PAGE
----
The Battle of the Cost-Benefit Analysts
The battle itself was costly. First OSHA hired a well-known consulting firm (Arthur D. Little) to analyze its draft proposal. The resulting report was riddled with errors and questionable assumptions. It was so vulnerable to attack that OSHA hired a second firm (Booz, Allen & Hamilton) to massage the data. The NGFA subsequently hired a third consulting firm (G.E.M. Consultants) to attack the conclusions reached by the first two.
On the cost side, estimates prepared for OSHA by Booz, Allen pegged the total initial cost of the standard at $200 million, with annual recurring costs of approximately $137 million. These estimates reflected a series of assumptions about the cost of each of the fourteen provisions in the proposed rule. Industry accepted the Booz, Allen estimates for some of the minor provisions, such as permit systems for hot work (see table 5), but it took issue with most of the others. By
making marginally higher estimates for almost every subsidiary assumption, industry argued that the cost of many provisions were understated by a factor of two. Except for the housekeeping provisions, these differences of opinion did not add up to much. Hundreds of millions of dollars, however, separated the cost estimates for housekeeping. Some of these differences are impossible to evaluate. Other assumptions made by OSHA's consultant seem more reasonable than the industry's. Industry also offered some persuasive indictments of the OSHA estimates. The Booz, Allen study assumed that operators would purchase "dust-tight" vacuum cleaners, even though the National Electric Code requires the more expensive models certified for class (g) environments. In short, it seems safe to assume that the true cost of the rule would fall in between the estimates prepared by the two consultants.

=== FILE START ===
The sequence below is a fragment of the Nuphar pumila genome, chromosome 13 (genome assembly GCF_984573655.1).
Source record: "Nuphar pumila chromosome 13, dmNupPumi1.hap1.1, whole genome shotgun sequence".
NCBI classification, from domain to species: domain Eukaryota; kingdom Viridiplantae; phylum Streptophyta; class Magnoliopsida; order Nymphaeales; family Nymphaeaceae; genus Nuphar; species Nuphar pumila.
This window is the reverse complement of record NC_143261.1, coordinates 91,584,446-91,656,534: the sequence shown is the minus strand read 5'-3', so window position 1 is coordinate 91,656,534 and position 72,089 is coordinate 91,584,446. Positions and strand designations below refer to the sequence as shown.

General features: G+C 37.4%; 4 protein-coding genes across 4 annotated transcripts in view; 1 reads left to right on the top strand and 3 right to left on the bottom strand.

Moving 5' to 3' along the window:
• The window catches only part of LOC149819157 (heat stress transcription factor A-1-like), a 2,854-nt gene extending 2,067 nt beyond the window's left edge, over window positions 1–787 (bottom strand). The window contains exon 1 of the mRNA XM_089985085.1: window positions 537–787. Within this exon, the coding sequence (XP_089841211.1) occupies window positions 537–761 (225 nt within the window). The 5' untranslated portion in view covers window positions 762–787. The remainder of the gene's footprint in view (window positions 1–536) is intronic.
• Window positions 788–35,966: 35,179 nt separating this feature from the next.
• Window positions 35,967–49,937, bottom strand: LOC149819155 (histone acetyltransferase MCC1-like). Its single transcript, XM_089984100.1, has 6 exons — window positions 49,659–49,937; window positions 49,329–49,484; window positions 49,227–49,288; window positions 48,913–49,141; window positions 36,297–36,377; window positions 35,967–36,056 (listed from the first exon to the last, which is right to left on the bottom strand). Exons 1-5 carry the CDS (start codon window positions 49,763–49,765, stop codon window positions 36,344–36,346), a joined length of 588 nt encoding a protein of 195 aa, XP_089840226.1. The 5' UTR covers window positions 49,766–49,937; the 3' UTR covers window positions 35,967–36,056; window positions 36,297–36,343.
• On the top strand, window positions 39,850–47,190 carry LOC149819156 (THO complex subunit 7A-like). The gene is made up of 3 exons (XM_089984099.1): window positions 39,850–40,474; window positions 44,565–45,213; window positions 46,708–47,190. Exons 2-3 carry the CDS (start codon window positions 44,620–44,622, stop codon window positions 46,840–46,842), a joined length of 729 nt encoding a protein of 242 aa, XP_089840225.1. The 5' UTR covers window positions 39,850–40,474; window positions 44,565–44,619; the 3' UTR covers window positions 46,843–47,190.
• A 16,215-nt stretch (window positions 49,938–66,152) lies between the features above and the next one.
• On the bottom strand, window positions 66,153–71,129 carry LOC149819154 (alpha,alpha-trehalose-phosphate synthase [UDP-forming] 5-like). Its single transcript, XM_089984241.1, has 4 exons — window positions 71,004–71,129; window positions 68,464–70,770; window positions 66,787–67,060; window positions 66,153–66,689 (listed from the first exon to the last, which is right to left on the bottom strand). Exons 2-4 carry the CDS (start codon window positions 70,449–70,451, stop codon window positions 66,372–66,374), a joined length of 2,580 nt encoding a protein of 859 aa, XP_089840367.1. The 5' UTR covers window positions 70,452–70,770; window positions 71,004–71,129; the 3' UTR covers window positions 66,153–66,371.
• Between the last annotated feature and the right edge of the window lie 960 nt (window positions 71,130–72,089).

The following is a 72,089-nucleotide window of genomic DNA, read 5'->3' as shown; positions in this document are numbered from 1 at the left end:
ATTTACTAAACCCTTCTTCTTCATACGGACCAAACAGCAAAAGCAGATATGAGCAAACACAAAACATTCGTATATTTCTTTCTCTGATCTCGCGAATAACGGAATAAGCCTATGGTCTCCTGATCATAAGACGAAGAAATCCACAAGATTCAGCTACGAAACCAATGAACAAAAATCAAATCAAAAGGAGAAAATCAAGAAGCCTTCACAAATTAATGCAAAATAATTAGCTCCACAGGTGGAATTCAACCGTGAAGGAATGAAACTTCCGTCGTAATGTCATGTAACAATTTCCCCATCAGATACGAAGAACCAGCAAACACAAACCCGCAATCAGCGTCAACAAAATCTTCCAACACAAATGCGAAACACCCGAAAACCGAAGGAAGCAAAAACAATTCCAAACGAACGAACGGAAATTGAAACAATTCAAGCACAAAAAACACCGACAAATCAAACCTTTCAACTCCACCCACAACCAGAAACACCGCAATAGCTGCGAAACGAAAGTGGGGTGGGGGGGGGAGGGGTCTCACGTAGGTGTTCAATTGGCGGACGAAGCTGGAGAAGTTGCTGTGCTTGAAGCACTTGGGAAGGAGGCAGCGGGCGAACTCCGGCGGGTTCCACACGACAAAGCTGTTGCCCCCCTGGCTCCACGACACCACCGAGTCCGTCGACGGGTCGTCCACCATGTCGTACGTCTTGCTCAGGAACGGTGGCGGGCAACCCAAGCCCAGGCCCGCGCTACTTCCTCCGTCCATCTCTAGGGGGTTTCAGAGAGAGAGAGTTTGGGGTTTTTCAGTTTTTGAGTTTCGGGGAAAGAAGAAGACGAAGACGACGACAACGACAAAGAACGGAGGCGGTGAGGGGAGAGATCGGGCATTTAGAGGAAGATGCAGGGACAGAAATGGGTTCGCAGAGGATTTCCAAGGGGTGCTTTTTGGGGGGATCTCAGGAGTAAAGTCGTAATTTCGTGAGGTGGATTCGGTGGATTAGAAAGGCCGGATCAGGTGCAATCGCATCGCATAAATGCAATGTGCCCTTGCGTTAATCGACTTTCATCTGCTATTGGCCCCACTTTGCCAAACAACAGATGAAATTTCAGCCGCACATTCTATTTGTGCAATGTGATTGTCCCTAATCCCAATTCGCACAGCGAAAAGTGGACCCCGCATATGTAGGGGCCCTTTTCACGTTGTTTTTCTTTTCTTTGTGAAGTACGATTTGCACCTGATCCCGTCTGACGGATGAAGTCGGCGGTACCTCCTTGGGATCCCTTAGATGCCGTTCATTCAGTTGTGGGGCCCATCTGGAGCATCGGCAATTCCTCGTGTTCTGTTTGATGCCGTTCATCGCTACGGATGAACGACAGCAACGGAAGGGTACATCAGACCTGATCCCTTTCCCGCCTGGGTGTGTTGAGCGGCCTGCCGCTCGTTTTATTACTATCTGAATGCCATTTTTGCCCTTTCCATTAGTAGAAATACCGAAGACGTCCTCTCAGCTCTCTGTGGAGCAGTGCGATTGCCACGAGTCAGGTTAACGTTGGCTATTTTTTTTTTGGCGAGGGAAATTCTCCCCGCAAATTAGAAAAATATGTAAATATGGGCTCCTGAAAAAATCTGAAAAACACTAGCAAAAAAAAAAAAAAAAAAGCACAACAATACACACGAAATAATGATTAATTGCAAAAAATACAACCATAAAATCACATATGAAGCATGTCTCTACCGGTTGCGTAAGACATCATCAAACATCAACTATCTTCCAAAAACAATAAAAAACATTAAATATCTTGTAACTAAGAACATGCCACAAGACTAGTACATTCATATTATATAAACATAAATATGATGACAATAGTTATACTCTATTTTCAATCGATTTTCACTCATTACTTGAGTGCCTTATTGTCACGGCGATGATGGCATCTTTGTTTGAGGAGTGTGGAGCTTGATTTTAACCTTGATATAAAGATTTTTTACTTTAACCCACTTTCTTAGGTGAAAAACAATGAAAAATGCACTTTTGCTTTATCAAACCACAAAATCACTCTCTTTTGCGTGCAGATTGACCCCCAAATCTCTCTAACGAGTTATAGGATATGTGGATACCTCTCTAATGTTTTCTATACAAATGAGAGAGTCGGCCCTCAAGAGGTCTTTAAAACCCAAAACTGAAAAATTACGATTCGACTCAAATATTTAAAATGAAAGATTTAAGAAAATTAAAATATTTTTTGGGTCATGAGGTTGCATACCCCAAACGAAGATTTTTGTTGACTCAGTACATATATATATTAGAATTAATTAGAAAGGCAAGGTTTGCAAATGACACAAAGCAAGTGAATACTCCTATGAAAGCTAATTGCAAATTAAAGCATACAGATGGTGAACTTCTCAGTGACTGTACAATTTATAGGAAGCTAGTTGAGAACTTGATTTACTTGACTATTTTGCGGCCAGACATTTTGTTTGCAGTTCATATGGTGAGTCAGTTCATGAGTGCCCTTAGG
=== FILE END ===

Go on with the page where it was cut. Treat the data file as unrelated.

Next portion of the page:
On the benefit side, where estimates are normally subject to more uncertainty, the report prepared for OSHA took a realistic position. It was assumed that the housekeeping provision would prevent approximately 30–50 percent of all fires and 17–32 percent of all explosions. Through a series of calculations intended to gauge the "willingness-to-pay" to avoid property damage and personal injuries, these figures produced an estimated total benefit of approximately $286 million. Industry did not take issue with the specifics of these estimates. Although it is always arguable that things will not work out as well as planned, the estimates prepared for OSHA were not vulnerable to the charge of overoptimism.
The battle of the cost-benefit analysts was not won clearly by either side. Assuming that actual benefits would be between 50 and 90 percent of OSHA's (possibly high) estimates, the rule would yield from $143 million to $286 million in total annual benefits. Estimates of annualized cost, based on the figures presented in table 5 and discounted to present value, ranged from $113 million (OSHA) to $240 million (NGFA). The true cost is likely to be somewhere in between. Therefore, the OSHA standard may or may not generate more benefits in excess of costs—a plausible case can be made for both propositions. Either way, the costs appear to be in the same ballpark as the benefits.